BEAM Solar Rollers

Posted by Rey Dacoco in

BEAM Solar Rollers are solar-powered wheelers that move in short distances. Here are some of the solar rollers made by my students. This is based on Mark Tilden’s “Junk Bots, Bug bots, and Bots on Wheels: Building Simple Robots with BEAM Technology”. Apart from being simple intelligent agents, they are actually very cool items to give as gifts.

Connecting BlueJ GUI Application to a MySQL Workbench Database File

Posted by Rey Dacoco in

Hello friends! Am sure all of you newbie BlueJ user out there has probably been wondrin, “How the heck would I display my MySQL Workbench records in a BlueJ GUI application?”. Well, wonder no more because today we'll learn how to do it comprehensively.

Before we proceed to the actual step, I presume that you have a basic knowledge of developing GUI applications in BlueJ, JDBC API, and MySQL workbench. Let's proceed to the steps now shall way? I mean shall we?

1. Start MySQL workbench by clicking on Start>All Programs> MySQL>MySQL Workbench.

2. In the SQL Development pane, Double click Local instance MySql.



3. Click the “new sql tab for executing query” icon.



4. Enter the following MySQL script:



5. Click the “run everything” icon to execute the MySQL script.



What we have done so far is we've created a database file named dbNames and a user to that database named dbusername. We've also use dbpassword as our password. Additionally, we have a created a table named tblNames inside our dbNames database and added two records to it. What we are going to do next is we will create our Blue GUI application and then later on, we'll connect it to our database file.

6. Start BlueJ now by clicking on>BlueJ>BlueJ.

7. Click Project>New Project> Enter your desired project name>Create.

8. Click the New Class button>Enter “UseJDBC” as a class name no quotes. Use class as a class type then click OK.



9. Double-click the UseDBC class.



10. Press Control + A> then press Delete to delete all BlueJ's pre-written code, then enter the following codes:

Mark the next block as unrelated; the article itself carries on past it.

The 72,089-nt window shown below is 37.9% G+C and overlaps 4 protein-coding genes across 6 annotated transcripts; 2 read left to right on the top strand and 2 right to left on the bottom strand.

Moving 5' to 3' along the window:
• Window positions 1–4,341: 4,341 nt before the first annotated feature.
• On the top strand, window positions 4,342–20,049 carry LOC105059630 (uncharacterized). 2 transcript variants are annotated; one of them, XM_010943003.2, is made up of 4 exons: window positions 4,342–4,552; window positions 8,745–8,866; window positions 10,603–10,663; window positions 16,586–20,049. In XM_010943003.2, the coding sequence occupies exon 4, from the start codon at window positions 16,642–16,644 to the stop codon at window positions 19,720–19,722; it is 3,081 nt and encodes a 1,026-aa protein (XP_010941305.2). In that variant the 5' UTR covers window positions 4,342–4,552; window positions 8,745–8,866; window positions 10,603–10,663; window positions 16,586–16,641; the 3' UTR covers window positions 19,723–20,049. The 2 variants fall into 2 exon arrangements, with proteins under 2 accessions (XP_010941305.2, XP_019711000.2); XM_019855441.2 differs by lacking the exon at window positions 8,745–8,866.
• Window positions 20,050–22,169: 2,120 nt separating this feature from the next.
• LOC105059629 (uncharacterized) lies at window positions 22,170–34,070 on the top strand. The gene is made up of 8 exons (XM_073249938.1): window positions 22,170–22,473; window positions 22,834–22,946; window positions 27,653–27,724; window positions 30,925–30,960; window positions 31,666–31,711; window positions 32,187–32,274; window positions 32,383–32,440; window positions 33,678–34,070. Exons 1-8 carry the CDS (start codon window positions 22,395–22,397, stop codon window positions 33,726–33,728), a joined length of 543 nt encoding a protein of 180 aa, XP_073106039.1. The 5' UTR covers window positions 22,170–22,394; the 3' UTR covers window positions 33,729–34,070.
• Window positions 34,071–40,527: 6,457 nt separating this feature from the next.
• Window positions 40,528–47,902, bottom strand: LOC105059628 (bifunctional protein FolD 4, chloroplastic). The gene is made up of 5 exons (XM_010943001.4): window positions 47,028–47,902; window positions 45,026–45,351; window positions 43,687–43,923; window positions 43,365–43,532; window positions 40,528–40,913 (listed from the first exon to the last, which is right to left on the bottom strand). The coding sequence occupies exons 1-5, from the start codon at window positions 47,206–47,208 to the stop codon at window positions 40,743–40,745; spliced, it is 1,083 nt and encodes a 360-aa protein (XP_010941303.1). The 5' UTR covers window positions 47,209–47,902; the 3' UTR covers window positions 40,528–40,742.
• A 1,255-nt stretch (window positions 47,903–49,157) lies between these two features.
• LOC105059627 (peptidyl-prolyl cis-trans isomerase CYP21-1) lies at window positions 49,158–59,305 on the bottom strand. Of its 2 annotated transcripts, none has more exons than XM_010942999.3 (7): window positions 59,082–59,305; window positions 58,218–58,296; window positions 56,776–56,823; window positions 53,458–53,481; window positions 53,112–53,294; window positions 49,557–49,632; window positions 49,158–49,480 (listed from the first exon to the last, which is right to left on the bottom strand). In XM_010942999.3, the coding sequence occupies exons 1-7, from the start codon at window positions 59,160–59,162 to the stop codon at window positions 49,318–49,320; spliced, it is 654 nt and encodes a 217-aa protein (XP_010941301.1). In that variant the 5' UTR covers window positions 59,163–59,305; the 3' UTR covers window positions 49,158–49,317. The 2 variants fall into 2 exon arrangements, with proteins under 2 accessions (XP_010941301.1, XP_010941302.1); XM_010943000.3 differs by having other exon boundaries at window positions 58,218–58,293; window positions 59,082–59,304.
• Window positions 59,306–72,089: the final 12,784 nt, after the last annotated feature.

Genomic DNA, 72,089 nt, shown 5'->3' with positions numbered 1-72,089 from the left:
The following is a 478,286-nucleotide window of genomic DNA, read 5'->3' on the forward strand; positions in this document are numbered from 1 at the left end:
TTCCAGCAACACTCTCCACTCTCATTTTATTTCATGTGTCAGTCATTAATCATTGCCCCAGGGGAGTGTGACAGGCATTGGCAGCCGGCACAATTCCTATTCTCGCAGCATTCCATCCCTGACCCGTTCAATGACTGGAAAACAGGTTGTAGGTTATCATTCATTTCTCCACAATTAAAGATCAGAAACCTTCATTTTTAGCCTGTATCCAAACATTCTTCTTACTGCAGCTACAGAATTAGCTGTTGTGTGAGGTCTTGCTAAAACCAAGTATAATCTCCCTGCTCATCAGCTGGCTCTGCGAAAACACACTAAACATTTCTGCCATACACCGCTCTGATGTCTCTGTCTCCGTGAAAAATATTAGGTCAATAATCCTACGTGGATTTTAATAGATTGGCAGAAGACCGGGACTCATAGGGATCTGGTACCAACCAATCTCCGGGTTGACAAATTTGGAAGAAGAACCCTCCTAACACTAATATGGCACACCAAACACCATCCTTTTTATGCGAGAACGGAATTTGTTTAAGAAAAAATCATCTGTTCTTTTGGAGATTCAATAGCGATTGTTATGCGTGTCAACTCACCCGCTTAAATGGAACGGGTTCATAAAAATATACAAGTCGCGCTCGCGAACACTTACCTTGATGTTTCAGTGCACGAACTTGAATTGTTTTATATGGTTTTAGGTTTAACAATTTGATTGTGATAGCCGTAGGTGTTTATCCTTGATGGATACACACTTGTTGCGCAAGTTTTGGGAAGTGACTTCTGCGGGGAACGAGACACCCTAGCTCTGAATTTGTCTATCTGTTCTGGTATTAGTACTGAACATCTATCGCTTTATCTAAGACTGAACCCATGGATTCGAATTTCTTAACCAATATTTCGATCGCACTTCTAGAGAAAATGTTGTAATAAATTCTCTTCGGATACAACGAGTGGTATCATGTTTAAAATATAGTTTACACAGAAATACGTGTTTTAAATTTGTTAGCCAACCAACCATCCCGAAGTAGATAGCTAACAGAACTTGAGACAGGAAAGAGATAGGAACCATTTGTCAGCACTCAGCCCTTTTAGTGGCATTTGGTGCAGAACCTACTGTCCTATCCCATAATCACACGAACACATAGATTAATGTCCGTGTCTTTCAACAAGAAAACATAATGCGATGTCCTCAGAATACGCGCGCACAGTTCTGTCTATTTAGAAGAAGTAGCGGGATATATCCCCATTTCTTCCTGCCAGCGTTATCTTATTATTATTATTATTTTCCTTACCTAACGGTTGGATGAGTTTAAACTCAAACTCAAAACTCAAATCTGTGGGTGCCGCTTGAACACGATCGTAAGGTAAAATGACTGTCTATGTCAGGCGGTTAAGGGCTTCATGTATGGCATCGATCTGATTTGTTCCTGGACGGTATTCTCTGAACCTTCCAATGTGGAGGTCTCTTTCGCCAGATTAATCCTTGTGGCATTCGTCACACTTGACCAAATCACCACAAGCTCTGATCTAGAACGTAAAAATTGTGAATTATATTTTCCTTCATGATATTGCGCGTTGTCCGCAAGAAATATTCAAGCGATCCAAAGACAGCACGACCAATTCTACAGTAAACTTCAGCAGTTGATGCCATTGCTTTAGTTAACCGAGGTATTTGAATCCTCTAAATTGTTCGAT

/*imports the required packages*/
import javax.swing.*;
import java.awt.*;
import java.sql.*;
/*Creates a class named UseJDBC. extends JFrame means that UseJDBC is not just some class
it's also a Frame */
public class UseJDBC extends JFrame 
{
/* Create a container named ca.*/
Container ca=getContentPane();
/* Create a borderlayout which will be used later to position our panel1 
 on the north portion of the container*/
BorderLayout border=new BorderLayout(2,2);
/* Create a gridlayout with 3 rows and 2 columns. 
 Will be used to arrange our labels and textfields in a grid format*/
GridLayout grid=new GridLayout(3,2,1,1);
/*Create a panel named panel1. this is where we will add our controls later*/
JPanel panel1=new JPanel();
/*Creates our textboxes where we want o display our records later*/
JTextField IDtextbox=new JTextField();
JTextField Fnametextbox=new JTextField();
JTextField Lnametextbox=new JTextField();
public UseJDBC()
{
/*Applies the borderlayout to our container*/
ca.setLayout(border);
/*Applies the gridlayout to our panel*/
panel1.setLayout(grid);
/*Add our controls to the panel*/
panel1.add(new JLabel("ID:"));
panel1.add(IDtextbox);
panel1.add(new JLabel("Firstname:"));
panel1.add(Fnametextbox);
panel1.add(new JLabel("Lastname:"));
panel1.add(Lnametextbox);
/*Adds the panel to our container and position it to the north(top) 
 * portion of the container
 */
ca.add(panel1,BorderLayout.NORTH);
/*Setup our  frame*/